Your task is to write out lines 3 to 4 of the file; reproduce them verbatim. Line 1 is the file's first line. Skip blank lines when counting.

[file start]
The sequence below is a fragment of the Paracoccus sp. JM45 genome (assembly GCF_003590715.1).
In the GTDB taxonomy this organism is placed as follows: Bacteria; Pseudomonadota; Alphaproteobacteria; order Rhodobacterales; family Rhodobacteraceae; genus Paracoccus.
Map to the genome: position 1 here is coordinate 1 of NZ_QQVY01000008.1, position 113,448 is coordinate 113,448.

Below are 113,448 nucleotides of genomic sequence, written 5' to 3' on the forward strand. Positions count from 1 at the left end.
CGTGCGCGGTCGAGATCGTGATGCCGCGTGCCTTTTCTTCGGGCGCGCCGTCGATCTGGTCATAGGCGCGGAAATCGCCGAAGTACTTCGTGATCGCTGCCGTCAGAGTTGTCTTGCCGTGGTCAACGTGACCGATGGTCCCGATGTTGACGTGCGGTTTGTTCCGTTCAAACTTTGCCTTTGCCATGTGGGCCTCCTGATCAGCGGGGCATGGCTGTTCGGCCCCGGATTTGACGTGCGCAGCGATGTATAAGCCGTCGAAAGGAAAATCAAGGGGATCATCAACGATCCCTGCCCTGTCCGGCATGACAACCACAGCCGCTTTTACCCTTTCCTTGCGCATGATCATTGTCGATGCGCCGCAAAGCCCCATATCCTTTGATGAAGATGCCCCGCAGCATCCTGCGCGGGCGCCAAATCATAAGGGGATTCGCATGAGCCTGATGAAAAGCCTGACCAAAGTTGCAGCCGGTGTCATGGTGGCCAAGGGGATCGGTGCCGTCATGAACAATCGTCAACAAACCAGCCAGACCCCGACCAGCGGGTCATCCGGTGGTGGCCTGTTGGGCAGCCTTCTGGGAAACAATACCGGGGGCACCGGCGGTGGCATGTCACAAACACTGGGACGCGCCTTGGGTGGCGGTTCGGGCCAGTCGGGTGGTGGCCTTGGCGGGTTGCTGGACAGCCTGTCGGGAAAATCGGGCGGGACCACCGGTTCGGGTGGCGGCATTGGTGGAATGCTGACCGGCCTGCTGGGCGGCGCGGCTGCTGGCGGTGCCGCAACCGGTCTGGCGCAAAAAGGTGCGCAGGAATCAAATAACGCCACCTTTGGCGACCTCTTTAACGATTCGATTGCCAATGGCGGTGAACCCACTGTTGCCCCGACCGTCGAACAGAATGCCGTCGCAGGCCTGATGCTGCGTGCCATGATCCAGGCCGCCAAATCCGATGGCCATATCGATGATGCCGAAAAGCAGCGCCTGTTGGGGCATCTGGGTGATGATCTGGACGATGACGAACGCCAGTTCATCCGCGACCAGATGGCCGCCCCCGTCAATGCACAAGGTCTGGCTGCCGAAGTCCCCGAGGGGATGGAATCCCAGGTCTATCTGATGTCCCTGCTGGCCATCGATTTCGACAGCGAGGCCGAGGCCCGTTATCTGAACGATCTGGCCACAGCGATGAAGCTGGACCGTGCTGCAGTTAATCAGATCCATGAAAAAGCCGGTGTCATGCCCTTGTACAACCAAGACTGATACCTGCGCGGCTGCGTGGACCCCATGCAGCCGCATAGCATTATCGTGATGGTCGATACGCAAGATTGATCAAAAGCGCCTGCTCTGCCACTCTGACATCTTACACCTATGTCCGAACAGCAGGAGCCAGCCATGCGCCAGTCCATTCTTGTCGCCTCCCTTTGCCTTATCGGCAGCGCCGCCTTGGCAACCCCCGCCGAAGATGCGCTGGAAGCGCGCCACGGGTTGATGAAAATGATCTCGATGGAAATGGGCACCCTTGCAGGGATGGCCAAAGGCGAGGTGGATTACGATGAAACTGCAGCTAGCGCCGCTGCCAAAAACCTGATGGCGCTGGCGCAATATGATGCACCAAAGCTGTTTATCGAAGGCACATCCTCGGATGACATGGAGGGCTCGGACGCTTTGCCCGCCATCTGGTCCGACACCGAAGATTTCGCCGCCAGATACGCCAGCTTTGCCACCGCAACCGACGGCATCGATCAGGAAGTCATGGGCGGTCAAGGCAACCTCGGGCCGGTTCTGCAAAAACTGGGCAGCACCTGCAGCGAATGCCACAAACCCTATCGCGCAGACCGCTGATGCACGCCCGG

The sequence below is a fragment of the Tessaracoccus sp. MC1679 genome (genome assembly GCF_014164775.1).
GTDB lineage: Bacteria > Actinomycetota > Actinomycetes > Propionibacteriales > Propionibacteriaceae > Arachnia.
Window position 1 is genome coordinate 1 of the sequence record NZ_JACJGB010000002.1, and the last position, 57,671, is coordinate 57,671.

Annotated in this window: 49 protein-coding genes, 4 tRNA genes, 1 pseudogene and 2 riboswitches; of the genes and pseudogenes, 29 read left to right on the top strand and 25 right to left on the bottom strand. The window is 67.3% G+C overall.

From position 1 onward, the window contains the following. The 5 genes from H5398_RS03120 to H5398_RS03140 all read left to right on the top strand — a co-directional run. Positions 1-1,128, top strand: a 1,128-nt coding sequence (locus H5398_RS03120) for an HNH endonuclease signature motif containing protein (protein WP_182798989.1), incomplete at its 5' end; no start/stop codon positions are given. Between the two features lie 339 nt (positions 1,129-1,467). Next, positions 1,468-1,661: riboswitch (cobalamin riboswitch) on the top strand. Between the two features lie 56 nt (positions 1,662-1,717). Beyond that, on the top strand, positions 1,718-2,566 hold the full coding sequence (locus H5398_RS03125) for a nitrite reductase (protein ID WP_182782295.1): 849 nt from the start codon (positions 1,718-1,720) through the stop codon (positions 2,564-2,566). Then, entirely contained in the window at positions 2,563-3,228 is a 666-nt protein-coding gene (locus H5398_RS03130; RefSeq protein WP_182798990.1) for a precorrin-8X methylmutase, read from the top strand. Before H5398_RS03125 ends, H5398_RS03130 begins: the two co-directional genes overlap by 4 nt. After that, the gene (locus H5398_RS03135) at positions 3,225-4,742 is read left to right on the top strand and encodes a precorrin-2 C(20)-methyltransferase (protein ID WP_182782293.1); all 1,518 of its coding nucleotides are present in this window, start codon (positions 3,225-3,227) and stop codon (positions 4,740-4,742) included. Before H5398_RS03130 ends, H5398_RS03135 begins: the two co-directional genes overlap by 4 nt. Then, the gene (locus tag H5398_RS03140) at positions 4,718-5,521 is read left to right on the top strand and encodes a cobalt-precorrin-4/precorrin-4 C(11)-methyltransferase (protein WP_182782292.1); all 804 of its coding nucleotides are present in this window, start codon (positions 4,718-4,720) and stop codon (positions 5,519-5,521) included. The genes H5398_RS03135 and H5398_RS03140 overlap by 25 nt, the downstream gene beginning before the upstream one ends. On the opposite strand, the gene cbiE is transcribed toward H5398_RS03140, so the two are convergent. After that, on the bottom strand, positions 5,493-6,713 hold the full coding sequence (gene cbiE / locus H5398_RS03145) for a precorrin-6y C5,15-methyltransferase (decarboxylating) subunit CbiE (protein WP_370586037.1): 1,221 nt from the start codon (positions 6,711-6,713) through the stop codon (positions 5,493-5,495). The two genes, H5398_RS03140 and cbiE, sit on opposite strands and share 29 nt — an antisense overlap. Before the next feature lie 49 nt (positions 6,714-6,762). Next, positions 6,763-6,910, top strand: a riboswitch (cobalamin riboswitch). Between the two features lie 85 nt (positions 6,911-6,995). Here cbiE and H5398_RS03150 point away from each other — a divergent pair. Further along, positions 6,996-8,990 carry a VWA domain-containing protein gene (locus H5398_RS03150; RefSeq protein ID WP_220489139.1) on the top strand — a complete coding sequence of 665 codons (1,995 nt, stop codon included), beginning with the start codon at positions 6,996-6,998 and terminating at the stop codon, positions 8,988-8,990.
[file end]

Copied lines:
Map to the genome: position 1 here is coordinate 1 of NZ_QQVY01000008.1, position 113,448 is coordinate 113,448.

Below are 113,448 nucleotides of genomic sequence, written 5' to 3' on the forward strand. Positions count from 1 at the left end.